anxiety, ghost-hunting, ghosts, Goffle Road Murders, Linda Zimmerman, stress

Interview with a ghost hunter

Linda Zimmerman
c. http://media.photobucket.com

Many of you know that my friend and author, Don Smith has just published his epic novel, The Goffle Road Murders. He introduced me to Linda Zimmerman, a real life ghost hunter!!

I was eager to speak with Linda because she experiences a job stress unlike most. Whether you believe in ghosts or not, there is no doubt that someone who deals with the underworld has their share of stress. I thought it would be interesting to see how someone who works with the supernatural handles anxiety and fear.

Hi Linda. Thanks so much for doing this! Don has talked so much about you that I feel like I know you.

LZ: Hi! Thanks for the opportunity to do this.

You are a ghost hunter. What is that, exactly, and how the heck did you get in to it?

LZ: I was writing and lecturing about local history fifteen years ago, and people started asking about ghost stories. At first, I would only go to a house to interview the owners and take a few pictures. Then I realized the best way to tell a ghost story is to experience the haunting. I began getting more equipment and setting up full investigations. A ghost hunter should try to gather as much “hard evidence” (photos, video, audio, etc.) as possible, research the history of the location, and interview as many eyewitnesses as possible. You need to be able to provide as complete of a picture of the haunting as is possible, and if that means experiencing the paranormal activity firsthand, so much the better.

I know I get really creeped out just watching a horror flick. What’s it like actually communicating with the dead? How do you overcome any initial fear?

LZ: I made a decision early on that if I ran every time something scary happened I wouldn’t get very far in ghost hunting. For the most part, encountering activity is an addictive adrenaline rush. However, when it gets nasty or threatening, that’s when it’s hard to stand your ground. I have never run from an investigation…although I have walked away rather quickly!

Can you describe a “haunting?” How is it possible to “stand your ground” with  a ghost? What sorts of “nasty or threatening” things would make you need to?

LZ: A haunting is composed of various paranormal activity which can involve sounds, images, sensations, and even being touched. Most are benign, they are like imprints. Others are conscious or interactive, and the nasty ones seem determined to scare or harm you. It may be hard to describe in words, but it’s instantly recognizable in person.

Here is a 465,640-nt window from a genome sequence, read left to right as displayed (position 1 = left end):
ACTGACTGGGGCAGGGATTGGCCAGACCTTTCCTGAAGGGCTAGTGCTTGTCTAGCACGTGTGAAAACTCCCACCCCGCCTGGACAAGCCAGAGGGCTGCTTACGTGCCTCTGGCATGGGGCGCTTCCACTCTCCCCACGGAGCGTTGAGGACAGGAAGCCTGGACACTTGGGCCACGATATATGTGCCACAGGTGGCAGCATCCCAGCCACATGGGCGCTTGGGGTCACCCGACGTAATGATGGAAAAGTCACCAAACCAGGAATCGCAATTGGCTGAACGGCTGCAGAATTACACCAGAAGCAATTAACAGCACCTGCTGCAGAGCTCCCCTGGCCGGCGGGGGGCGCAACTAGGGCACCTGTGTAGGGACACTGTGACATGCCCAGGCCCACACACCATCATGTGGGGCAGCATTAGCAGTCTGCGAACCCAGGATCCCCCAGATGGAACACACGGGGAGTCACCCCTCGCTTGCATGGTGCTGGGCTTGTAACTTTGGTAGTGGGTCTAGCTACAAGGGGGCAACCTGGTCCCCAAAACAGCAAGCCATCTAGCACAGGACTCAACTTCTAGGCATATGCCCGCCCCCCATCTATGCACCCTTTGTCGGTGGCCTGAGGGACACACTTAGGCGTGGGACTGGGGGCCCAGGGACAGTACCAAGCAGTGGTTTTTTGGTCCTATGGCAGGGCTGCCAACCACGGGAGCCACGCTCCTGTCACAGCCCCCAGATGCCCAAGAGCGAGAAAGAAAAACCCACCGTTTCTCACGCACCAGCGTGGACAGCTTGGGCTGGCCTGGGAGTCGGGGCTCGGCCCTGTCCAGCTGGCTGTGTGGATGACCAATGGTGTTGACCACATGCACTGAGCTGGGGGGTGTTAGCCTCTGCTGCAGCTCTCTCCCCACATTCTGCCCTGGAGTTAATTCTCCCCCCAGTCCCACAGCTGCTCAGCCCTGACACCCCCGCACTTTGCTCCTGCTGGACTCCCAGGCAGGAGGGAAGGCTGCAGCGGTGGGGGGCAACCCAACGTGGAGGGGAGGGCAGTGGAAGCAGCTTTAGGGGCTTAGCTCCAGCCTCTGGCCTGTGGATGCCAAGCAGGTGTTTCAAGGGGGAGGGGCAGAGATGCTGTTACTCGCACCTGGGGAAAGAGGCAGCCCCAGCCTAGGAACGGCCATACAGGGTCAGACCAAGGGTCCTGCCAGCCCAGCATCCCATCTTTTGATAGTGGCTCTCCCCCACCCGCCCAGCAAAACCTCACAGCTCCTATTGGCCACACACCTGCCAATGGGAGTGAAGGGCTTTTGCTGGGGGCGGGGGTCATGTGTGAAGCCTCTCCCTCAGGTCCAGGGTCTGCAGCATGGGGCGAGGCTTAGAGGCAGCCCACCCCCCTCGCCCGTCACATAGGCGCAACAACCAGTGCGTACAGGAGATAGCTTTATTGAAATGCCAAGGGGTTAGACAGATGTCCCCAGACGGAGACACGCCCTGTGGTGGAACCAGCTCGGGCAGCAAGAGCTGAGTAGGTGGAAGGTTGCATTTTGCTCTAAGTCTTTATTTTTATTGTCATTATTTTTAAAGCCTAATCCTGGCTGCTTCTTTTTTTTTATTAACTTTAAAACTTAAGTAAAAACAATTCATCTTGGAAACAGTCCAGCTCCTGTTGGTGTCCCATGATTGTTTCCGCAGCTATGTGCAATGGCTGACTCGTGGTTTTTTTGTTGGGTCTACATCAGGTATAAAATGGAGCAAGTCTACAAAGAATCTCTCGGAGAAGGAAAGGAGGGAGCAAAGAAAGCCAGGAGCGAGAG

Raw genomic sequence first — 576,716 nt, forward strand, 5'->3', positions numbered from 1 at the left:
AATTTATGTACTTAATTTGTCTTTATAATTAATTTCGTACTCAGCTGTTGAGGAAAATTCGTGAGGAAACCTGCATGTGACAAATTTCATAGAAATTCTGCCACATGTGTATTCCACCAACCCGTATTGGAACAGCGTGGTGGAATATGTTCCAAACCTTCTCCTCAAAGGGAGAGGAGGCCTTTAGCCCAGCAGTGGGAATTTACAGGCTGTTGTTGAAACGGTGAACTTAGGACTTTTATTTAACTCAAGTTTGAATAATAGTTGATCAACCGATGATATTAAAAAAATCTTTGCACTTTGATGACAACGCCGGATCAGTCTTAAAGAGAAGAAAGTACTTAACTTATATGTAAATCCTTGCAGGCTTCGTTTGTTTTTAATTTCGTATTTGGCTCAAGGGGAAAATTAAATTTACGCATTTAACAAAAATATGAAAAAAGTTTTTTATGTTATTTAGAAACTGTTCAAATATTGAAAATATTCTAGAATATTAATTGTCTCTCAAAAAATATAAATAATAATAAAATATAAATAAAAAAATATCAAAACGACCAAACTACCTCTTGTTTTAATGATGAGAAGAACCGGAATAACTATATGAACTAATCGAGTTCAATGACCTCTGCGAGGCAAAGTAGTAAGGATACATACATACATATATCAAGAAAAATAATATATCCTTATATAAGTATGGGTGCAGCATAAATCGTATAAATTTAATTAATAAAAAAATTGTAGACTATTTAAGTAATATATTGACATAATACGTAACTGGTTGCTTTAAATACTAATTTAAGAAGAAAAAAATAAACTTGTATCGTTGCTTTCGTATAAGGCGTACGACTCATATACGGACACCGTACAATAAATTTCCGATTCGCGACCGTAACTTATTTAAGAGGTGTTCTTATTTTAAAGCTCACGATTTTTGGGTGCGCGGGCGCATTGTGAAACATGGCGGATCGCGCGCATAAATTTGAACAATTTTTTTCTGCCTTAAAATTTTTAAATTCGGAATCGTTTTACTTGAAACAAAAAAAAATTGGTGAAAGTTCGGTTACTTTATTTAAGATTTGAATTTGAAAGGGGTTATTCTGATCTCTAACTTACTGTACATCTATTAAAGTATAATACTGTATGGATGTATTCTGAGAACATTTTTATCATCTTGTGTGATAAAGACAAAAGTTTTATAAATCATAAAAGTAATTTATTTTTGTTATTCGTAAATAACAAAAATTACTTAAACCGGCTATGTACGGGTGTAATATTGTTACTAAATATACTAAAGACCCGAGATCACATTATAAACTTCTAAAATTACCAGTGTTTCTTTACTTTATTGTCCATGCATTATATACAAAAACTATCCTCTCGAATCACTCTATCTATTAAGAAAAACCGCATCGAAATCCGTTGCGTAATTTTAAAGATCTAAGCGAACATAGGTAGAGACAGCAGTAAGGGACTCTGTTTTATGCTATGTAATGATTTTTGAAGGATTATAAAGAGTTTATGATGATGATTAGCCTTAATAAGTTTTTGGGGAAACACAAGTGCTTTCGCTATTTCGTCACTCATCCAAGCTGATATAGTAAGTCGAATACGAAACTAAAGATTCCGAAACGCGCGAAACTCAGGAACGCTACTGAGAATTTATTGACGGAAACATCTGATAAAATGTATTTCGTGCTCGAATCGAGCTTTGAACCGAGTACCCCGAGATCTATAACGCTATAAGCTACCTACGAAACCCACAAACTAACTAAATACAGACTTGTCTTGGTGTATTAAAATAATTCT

Don mentioned that you have to basically “overcome,” your reptilian brain or “turn it off.” Can you talk some about that? I think there are times when everyone’s reptilian brain goes into overdrive. It might be useful for us, dealing with the living, to be able to control it better.

LZ: Its simply a case of stubbornness and determination. Whether dealing with ghosts or people, if you have a specific goal you are trying to reach, you have to keep that in mind under all circumstances or you’ll never reach that goal.

In my experience, the stress response produced by the reptilian brain is usually automatic, meaning it’s very hard to shut it off. Is there a time when you really struggled with a fight/flight/freeze response?

There are many times when I am scared and want to run, and many more when I freeze for a moment. A lot of people can’t take it, and I don’t blame them. Not to compare what I do to combat, but as an example, why does one soldier run and another charge ahead? There’s just something that allows some people to suppress the primitive fight/flight response.

 Are the spirits or dead ever mad that you’ve wakened them?

LZ: I don’t know that I would use the term wakened, but I have often felt as though they believed I was intruding on “their” turf. And many get quite angry when you try to persuade them to move on.

Can you communicate with anyone who’s dead?

LZ: Not me personally, but there are psychics who seem to have the ability to communicate with most people who have passed on. And I tend to doubt that everyone who has died is “available for comment.” Hopefully, those spirits who are completely at peace have moved way beyond our level.

Would you say that as you’ve gained experience, you are less stressed out by it, since you kind of know what to expect and you’ve sort of already lived through the worst?